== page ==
In his novel New York 2140, celebrated science fiction author Kim Stanley Robinson imagines such a future, one in which the process of revising the rules of the genre becomes a centerpiece of the plot.9 The New York of the title is akin to Venice, with skyscrapers intersected by canals as sea-level rise destabilizes real estate markets and coastal communities attempt to adapt. At the beginning of this novel, the characters are adapting as we might expect, creating new financial instruments to monetize the risks of climate change. But by the end, they have done something remarkable, nationalizing major banks and reconceptualizing the financial instruments of risk as ways to protect individuals from the worst impacts of climate instability, rather than to profit from them. In essence, Robinson creates a utopian vision of a new genre of risk.
To achieve something like what Robinson’s characters do in terms of reinventing the genre of risk requires both imagination and efficacy. We need to cultivate individual and collective imaginative capacity to identify risks and obstacles, possible solutions, and to construct convincing narratives that bridge between the present and a possible future in which that obstacle has been overcome.10 Doing this effectively requires a sense of self-efficacy, that the individual has the basic knowledge and cognitive skills to do this imaginative work, to assess the real validity of risks in a local and personal context, and to act on the results of such a narrative simulation.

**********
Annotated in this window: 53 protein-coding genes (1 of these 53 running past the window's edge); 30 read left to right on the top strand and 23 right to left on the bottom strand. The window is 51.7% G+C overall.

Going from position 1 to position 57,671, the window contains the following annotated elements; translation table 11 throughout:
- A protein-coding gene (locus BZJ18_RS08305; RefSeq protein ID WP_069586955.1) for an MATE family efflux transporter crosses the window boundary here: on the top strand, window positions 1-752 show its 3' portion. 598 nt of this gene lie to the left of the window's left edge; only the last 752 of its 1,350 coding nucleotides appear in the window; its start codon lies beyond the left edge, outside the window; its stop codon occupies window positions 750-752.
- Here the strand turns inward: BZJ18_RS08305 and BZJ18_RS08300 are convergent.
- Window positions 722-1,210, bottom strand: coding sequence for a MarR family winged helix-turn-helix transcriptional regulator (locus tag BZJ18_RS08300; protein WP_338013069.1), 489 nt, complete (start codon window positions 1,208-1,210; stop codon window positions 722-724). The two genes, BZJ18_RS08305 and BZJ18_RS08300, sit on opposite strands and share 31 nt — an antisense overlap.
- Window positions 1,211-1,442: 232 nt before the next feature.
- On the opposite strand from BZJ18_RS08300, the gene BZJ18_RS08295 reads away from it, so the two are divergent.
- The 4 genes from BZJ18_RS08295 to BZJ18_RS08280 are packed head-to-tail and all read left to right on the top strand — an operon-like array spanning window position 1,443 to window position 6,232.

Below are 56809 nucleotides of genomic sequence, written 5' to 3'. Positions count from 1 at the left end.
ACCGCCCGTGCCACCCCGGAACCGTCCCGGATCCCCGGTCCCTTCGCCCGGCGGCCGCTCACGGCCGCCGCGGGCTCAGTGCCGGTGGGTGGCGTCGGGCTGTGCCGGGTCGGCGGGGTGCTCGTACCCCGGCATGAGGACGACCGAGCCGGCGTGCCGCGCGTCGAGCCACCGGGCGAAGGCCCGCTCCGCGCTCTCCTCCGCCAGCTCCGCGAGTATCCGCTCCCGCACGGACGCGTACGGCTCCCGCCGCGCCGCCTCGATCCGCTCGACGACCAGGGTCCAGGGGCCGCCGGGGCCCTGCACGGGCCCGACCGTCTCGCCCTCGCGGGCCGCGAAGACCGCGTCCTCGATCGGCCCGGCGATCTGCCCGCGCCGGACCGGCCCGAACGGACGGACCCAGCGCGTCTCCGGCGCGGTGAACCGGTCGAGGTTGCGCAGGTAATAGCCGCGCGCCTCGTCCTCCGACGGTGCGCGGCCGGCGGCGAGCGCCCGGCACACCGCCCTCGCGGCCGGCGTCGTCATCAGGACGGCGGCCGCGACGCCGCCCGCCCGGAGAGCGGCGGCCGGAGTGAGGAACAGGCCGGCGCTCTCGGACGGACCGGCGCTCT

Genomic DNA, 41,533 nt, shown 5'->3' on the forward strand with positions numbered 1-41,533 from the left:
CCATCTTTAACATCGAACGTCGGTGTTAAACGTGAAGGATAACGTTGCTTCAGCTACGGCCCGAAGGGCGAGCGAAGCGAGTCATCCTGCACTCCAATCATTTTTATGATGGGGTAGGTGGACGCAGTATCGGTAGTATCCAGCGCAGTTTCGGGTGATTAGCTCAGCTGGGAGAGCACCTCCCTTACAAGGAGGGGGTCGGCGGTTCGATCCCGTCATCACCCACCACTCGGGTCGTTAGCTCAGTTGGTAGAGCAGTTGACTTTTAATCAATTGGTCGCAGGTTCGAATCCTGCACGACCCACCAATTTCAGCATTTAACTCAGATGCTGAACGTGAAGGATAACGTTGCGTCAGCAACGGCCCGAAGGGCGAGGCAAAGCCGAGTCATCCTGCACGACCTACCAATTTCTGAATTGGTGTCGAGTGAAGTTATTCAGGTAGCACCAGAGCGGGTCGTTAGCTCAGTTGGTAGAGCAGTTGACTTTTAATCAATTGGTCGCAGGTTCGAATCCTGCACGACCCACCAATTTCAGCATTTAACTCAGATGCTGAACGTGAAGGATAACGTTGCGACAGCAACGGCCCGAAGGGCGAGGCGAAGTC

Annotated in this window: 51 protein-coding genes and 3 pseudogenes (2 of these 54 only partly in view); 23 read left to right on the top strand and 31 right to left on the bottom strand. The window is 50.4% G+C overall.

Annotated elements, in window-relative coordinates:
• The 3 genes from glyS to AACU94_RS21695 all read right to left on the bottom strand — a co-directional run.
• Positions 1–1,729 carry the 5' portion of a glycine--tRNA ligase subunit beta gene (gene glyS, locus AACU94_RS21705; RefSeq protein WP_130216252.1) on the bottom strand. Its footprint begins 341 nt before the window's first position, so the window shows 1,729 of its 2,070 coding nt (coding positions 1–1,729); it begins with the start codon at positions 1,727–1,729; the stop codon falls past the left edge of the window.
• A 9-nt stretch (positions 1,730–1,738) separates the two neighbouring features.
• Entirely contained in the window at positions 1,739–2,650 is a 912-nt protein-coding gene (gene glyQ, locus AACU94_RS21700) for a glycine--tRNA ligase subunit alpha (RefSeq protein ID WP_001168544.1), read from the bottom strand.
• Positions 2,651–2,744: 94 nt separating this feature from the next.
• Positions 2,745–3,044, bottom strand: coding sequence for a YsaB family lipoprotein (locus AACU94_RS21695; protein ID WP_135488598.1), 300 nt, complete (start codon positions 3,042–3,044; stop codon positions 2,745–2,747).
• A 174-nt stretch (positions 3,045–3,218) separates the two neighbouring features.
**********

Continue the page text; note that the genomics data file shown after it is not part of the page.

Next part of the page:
Ed Finn is the founding director of the Center for Science and the Imagination at Arizona State University, where he is an associate professor in the School for the Future of Innovation in Society and the School of Arts, Media and Engineering. He also serves as the academic director of Future Tense, a partnership between ASU, New America and Slate Magazine, and a co-director of Emerge, an annual festival of art, ideas and the future. Ed’s research and teaching explore the workings of imagination, digital culture, creative collaboration, and the intersection of the humanities, arts and sciences. He is the author of What Algorithms Want: Imagination in the Age of Computing (MIT Press, spring 2017) and co-editor of Future Tense Fiction (Unnamed Press, 2019), Frankenstein: Annotated for Scientists, Engineers and Creators of All Kinds (MIT Press, 2017) and Hieroglyph: Stories and Visions for a Better Future (William Morrow, 2014), among other books. He completed his PhD in English and American Literature at Stanford University in 2011 and his bachelor’s degree at Princeton University in 2002. Before graduate school, Ed worked as a journalist at Time, Slate, and Popular Science.